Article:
A minute into â€œGangsta,â€ the opening track from YG and Mozzyâ€™s Kommunity Service album, the ungracious listener will balk at YGâ€™s line, â€œMy life a movie, need Emmys.â€ Though he may just be disregarding the fact that the Emmys is an award show for television, upon consideration the portrayal of Kommunity Service as a gritty TV movie rings true. Thereâ€™s violence, â€˜romanceâ€™, two fascinating leads, and an absorbing sense of place that opens a portal into the paranoia-addled mindsets of rap veterans Mozzy and YG.
If you, as a listener, were skeptical about pairing chart-monster YG with the more understated Mozzy, the chemistry they display on the first four tracks will undoubtedly allay your misplaced fears. Both enormous personalities come through in a crystal-clear render, nimbly and graciously sharing the stage. Their personas are similar enough to elevate both perspectives, while unique enough to avoid inner-song competition and comparison.
Danger is prominent in the two rappersâ€™ respective discographies, but on the top half of Kommunity Service, it is simply everywhere. Whether oozing from the haunting keys on â€œMAD,â€ the armor-piercing rattle that is G Herbo on the appropriately titled â€œDangerous,â€ and the nearly incessant slew of death threats from the two proud California representatives.
With the exception of â€œFirst 48â€ (which sounds like a love letter to California-based murder), the second half of the album is generally softer than the first â€” if one pushes the word â€˜softâ€™ to its absolute limits. To these two druids of masculinity, softer usually means unbelievably horny. Such NSFW sentiments pervade â€œToot It Upâ€ and â€œVibe With You,â€ the former of which promises to set newly reopened clubs on fire for months to come.
However, there are pockets of genuine affection, from reflections on fatherhood to heartfelt remembrances of lost friends and family. Mozzyâ€™s verse on the mournful â€œBite Downâ€ includes such somber ruminations on relationships and gang affiliation that it continues to contextualize the blood-soaked first half from five tracks away.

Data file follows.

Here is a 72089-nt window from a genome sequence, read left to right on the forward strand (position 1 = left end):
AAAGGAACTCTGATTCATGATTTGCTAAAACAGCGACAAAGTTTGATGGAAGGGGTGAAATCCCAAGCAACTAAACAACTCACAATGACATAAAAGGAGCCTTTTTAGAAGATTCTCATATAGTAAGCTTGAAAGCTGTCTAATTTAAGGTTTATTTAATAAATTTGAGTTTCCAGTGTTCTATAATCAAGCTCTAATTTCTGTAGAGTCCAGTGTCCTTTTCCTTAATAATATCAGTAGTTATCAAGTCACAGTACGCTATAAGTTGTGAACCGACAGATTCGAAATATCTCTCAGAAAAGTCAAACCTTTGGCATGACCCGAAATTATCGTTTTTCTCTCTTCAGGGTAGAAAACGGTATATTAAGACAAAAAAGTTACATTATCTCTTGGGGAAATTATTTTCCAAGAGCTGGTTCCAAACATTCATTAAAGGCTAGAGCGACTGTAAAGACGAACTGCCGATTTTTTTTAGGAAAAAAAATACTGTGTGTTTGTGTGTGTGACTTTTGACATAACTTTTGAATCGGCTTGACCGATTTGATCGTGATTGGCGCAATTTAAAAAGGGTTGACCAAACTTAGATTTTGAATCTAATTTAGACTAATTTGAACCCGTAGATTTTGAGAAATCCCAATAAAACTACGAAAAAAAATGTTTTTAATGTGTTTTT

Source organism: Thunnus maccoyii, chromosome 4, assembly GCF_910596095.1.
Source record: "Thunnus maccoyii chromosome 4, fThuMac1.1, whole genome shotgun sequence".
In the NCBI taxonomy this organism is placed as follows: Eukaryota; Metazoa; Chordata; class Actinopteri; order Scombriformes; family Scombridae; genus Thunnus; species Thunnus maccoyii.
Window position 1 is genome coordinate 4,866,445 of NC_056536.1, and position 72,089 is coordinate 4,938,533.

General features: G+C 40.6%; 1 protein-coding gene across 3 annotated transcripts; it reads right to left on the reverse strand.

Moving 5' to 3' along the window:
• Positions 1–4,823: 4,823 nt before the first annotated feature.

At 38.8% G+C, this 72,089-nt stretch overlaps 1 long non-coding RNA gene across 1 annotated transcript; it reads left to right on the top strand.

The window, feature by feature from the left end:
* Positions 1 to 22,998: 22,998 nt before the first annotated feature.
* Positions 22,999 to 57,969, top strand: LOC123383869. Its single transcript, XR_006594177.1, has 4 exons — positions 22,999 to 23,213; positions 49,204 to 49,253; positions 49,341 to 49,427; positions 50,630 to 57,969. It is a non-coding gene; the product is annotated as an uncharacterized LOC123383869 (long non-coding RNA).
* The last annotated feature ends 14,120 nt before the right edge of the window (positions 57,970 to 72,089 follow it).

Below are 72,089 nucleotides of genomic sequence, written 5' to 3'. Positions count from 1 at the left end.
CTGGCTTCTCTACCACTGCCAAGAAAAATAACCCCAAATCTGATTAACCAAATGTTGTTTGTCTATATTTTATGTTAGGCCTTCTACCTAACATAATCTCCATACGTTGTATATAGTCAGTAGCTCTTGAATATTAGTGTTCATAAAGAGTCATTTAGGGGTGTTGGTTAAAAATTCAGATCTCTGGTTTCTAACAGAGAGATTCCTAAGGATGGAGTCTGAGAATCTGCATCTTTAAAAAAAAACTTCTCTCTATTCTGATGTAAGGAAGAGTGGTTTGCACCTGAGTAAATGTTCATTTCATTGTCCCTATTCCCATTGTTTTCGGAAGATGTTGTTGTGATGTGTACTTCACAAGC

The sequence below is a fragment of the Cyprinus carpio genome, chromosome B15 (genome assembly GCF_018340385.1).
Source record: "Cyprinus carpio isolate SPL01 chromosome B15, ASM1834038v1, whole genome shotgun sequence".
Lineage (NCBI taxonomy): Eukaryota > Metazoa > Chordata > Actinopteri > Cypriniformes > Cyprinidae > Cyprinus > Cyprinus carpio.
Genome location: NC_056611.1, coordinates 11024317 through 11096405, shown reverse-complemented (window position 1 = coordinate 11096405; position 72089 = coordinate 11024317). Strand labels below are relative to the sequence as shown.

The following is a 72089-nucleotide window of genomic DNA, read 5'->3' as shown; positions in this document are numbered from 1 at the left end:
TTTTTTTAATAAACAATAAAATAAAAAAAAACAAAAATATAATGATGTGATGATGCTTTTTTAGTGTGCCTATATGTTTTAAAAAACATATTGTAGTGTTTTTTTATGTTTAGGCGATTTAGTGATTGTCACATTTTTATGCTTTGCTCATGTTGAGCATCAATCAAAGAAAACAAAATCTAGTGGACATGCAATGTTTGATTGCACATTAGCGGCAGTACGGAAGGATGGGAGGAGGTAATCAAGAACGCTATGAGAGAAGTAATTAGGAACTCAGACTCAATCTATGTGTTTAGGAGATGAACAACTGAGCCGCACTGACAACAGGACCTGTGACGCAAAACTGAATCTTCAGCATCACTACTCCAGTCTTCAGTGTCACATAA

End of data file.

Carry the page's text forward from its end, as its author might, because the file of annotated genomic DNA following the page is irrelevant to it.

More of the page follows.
YG raps with a directorâ€™s eye for setting, understanding that most people want merely to dance, rage, and allow themselves to be transported into this dog-eat-dog (and then their entire family) world. The cinematography, so to speak, is unflinching, furiously paced, and purposefully low quality, resulting in an album that sounds like a gang documentary shot on iPhone 5. He excels in the breakneck apocalypse he creates, but when the bass is turned down, and the momentum slows, Mozzy shines by his lucidity and skill with a pen, bringing a strong literary presence that enriches the small moments.
Both rappers do almost exactly half the job, and the tiny bit of slack is shouldered effortlessly by the features. With G Herbo, Young M.A, Tyga, and more, the list of contributing rappers reads like a â€˜whoâ€™s who of who would curb stomp you for the slightest perceived insult. Screaming for melody, the album smartly includes Ty Dolla $ign and A Boogie Wit Da Hoodie crooning some fantastic hooks.
Mozzyâ€™s strengths are YGâ€™s weaknesses and vice-versa, which is the making of an ideal collaboration. There is an iron-clad authenticity to every note and word on the album: Itâ€™s rap that makes you start doing pushups, rap that youâ€™ll most likely hear in the next Fast and Furious movie, and most importantly, rap that youâ€™ll remember for longer than a few weeks.
â€œMadâ€ f. Young M.A
â€œVibe With Youâ€ f. Ty Dolla $ign
Ha! Which one is it?